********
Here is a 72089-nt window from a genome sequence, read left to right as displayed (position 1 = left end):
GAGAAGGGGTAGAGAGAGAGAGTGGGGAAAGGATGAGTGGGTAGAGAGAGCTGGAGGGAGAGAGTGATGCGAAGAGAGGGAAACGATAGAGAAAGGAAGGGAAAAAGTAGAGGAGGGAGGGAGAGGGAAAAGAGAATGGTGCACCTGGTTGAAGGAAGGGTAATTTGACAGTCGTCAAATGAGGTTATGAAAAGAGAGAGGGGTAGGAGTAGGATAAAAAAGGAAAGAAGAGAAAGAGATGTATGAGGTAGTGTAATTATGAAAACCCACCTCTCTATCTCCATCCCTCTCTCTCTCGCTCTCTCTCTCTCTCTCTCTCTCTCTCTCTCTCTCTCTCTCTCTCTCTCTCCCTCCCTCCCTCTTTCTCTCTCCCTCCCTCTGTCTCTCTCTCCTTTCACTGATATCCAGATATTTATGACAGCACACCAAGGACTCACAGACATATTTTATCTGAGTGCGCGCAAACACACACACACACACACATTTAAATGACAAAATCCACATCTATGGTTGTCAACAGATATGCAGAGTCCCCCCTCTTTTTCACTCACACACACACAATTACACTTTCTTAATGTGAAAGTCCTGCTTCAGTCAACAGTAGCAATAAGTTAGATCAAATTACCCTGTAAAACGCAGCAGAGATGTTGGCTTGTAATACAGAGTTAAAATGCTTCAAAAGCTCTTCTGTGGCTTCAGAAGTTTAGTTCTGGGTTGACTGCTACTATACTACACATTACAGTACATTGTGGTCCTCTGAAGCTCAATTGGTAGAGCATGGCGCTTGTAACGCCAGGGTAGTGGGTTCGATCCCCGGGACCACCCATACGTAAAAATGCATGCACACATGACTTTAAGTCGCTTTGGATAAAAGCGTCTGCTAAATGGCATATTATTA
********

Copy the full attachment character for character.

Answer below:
Here is a 72089-nt window from a genome sequence, read left to right as displayed (position 1 = left end):
GAGAAGGGGTAGAGAGAGAGAGTGGGGAAAGGATGAGTGGGTAGAGAGAGCTGGAGGGAGAGAGTGATGCGAAGAGAGGGAAACGATAGAGAAAGGAAGGGAAAAAGTAGAGGAGGGAGGGAGAGGGAAAAGAGAATGGTGCACCTGGTTGAAGGAAGGGTAATTTGACAGTCGTCAAATGAGGTTATGAAAAGAGAGAGGGGTAGGAGTAGGATAAAAAAGGAAAGAAGAGAAAGAGATGTATGAGGTAGTGTAATTATGAAAACCCACCTCTCTATCTCCATCCCTCTCTCTCTCGCTCTCTCTCTCTCTCTCTCTCTCTCTCTCTCTCTCTCTCTCTCTCTCTCTCCCTCCCTCCCTCTTTCTCTCTCCCTCCCTCTGTCTCTCTCTCCTTTCACTGATATCCAGATATTTATGACAGCACACCAAGGACTCACAGACATATTTTATCTGAGTGCGCGCAAACACACACACACACACACATTTAAATGACAAAATCCACATCTATGGTTGTCAACAGATATGCAGAGTCCCCCCTCTTTTTCACTCACACACACACAATTACACTTTCTTAATGTGAAAGTCCTGCTTCAGTCAACAGTAGCAATAAGTTAGATCAAATTACCCTGTAAAACGCAGCAGAGATGTTGGCTTGTAATACAGAGTTAAAATGCTTCAAAAGCTCTTCTGTGGCTTCAGAAGTTTAGTTCTGGGTTGACTGCTACTATACTACACATTACAGTACATTGTGGTCCTCTGAAGCTCAATTGGTAGAGCATGGCGCTTGTAACGCCAGGGTAGTGGGTTCGATCCCCGGGACCACCCATACGTAAAAATGCATGCACACATGACTTTAAGTCGCTTTGGATAAAAGCGTCTGCTAAATGGCATATTATTA